It is no secret that I love sea glass. If you’ve been following the blog for a while then you know that we love taking the dog for walks on the beach to search for driftwood and sea glass. To find a bit on Egypt Beach’s rocky shore is quite a treasure. I love how it sparkles on the sand, glittering like a long forgotten gem in the summer sun.
I wrote a post about our mini adventure to the Boston Harbor Islands and was in heaven with all the sea glass on Spectacle Island. We had so much fun looking at all the different shades and pottery shards. Look how tiny Conor was! That was in August 2012!
Well, you may have noticed the sea glass bottles in my dining room post last week:
These are not really sea glass, I made them with bottles from Michaels. Do you want to learn how to make them too?
This isn’t a new idea but it is so fun and easy. The best part is it really goes with our coastal style.
How to Make Sea Glass Bottles
- Bottles or vases (any kind of glass you desire). I fell in love with these milk bottles from Michaels.
- Mod Podge in Matte Finish
- Food Coloring
- Decoupage brush
- Wax Paper
- Mix together food coloring and matte Mod Podge. I played around with the colors. The lightest colored bottle has 4 drops of blue & 1 green, the mid range shade is 4 drops of blue & 4 drops of green, and the darkest bottle is 10 drops of blue & 4 drops of green.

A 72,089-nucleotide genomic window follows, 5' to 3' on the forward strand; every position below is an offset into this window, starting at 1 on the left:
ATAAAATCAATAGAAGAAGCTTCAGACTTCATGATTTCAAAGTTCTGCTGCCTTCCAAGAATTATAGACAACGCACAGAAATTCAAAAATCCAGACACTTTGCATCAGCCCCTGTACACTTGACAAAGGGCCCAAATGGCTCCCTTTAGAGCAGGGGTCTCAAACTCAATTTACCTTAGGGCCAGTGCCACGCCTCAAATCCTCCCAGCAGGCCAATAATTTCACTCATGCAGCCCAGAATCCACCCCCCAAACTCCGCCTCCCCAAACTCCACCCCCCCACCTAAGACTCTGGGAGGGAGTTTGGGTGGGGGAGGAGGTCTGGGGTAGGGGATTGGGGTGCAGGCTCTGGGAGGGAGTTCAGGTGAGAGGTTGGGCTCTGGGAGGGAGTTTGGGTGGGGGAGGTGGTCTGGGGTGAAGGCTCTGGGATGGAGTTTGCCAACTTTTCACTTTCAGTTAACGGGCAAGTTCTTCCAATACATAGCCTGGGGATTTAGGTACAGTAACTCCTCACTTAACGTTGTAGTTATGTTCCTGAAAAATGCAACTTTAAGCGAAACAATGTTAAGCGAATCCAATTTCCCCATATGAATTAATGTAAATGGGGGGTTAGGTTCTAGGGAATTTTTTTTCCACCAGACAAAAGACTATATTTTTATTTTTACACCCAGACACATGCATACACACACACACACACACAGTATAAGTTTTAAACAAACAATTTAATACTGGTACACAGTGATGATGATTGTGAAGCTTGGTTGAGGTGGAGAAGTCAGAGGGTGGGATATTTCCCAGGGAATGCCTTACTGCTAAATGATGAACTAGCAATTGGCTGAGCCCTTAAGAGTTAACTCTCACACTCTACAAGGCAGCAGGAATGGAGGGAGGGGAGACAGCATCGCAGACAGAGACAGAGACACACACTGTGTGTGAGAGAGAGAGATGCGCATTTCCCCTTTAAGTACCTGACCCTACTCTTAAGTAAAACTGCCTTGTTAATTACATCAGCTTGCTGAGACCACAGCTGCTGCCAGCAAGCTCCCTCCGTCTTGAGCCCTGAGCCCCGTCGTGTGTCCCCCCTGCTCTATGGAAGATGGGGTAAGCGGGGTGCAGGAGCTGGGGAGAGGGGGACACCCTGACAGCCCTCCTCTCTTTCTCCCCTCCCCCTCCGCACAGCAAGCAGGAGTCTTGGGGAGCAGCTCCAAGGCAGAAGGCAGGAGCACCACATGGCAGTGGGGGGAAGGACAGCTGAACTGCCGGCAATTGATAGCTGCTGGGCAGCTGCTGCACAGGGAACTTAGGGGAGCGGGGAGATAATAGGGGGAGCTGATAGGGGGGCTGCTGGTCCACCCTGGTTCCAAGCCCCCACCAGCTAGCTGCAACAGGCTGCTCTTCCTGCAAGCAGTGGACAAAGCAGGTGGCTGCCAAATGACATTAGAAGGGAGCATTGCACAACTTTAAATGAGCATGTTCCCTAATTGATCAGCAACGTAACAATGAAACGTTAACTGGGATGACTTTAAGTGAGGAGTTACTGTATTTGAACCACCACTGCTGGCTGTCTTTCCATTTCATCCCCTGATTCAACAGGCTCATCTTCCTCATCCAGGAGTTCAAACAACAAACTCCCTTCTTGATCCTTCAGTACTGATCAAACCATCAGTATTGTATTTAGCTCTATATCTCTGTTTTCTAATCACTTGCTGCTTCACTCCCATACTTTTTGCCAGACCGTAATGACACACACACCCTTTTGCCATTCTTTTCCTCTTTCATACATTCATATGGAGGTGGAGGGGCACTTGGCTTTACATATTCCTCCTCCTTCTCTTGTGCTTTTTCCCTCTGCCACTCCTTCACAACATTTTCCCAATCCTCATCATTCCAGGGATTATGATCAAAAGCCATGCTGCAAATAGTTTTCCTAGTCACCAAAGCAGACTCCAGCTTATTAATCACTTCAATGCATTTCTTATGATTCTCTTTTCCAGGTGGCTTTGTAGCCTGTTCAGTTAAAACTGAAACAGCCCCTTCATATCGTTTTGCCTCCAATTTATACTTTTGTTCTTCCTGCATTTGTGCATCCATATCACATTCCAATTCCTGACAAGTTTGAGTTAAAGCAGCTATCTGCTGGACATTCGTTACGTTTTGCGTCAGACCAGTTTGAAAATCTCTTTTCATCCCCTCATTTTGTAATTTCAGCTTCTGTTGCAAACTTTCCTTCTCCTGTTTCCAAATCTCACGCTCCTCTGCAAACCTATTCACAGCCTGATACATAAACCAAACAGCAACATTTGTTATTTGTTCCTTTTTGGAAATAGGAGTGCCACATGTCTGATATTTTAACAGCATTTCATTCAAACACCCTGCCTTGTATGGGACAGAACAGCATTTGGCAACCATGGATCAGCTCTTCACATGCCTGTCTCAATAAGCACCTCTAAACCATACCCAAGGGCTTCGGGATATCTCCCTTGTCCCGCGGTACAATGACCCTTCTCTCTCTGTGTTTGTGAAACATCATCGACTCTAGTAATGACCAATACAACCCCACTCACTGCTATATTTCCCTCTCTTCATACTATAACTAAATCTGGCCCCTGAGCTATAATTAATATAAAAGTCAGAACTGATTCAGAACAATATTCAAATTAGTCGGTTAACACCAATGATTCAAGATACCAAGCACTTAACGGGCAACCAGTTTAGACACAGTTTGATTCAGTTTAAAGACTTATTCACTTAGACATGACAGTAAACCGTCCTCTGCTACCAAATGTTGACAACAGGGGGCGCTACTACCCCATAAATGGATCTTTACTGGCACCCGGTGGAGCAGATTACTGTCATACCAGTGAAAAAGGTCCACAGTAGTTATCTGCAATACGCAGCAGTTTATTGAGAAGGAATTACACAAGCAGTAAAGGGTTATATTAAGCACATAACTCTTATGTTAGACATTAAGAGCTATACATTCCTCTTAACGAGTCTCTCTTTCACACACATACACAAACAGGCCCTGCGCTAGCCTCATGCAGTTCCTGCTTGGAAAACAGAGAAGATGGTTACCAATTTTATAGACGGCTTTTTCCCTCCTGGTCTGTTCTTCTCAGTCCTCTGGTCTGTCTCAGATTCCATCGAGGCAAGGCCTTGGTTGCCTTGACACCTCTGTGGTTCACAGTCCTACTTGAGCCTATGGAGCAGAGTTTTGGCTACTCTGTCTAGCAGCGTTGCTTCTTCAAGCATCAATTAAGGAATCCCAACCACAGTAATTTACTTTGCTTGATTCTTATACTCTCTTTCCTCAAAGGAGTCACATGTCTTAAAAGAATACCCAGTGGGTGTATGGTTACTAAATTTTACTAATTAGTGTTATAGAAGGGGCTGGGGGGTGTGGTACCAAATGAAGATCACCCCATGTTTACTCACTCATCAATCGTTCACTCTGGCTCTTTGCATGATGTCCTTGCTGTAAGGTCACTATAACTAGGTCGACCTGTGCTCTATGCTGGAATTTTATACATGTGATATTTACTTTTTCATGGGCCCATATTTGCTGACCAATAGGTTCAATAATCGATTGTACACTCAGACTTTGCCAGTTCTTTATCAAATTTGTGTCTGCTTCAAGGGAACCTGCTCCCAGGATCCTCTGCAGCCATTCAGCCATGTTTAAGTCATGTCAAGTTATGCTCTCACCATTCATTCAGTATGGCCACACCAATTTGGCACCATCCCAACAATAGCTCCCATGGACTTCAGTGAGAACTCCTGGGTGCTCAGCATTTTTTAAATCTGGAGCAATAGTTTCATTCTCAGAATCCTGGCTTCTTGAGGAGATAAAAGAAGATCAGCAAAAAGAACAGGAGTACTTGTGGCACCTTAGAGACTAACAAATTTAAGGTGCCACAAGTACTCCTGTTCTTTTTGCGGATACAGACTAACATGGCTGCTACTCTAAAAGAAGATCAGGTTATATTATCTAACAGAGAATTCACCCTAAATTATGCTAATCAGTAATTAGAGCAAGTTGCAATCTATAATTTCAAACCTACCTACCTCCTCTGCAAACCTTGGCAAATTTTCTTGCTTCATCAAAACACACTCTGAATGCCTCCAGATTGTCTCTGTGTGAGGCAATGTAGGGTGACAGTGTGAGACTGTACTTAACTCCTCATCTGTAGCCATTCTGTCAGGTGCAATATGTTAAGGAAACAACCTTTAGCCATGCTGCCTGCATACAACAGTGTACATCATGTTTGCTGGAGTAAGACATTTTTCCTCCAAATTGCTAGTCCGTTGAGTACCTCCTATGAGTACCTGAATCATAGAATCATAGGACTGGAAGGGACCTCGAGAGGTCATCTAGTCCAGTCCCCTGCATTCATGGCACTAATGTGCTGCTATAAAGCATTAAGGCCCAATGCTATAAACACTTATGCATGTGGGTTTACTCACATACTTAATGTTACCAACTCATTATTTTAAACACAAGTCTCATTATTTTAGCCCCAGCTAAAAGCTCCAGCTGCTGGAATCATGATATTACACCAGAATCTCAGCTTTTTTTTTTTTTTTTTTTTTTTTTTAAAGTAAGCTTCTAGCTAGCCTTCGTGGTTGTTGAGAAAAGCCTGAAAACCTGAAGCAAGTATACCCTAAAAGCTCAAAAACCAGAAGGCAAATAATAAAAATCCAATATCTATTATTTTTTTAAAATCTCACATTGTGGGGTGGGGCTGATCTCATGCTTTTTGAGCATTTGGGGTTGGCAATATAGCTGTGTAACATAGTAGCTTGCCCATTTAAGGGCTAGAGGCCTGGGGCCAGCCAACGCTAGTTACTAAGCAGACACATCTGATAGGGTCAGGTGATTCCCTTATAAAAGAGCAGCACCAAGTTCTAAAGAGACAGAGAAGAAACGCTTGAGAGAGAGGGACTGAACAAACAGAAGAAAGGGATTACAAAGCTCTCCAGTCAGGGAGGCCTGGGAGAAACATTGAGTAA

- I mixed the lightest color first and did two bottles in that then added more food coloring to make the additional shades.
- I made sure the bottles were clean before painting. To paint, I used a small amount of paint on my brush and stroked down. I found the decoupage brush to be wonderful to work with. Only a few lines are visible on the darkest bottle. Try not to over work the paint. It will look streaky while wet but dries smooth.
I put my fingers inside the bottle to move it as I painted. I painted the bottles on top of wax paper so they didn’t stick. The bottles dried pretty quickly.
Which color do you like the best?
I LOVE all of them. These were so fun to paint and I’m amazed at how much they really do look like the real thing.
Wouldn’t you agree?
Pretty as bud vases for spring, lovely empty mixed with shells or gorgeous in an industrial crate with peonies or roses. I’m so excited to use these pretty little sea glass bottles in all seasons.
The pretty pedestal is painted in MMS Milk Paint in Eulalie’s Sky and is at Kjeld Mahoney’s Gallery. It will soon have one of his images on it and be for sale!
Let me know if you give this DIY a try. I had so much fun with these little bottles (and the pedestal for that matter).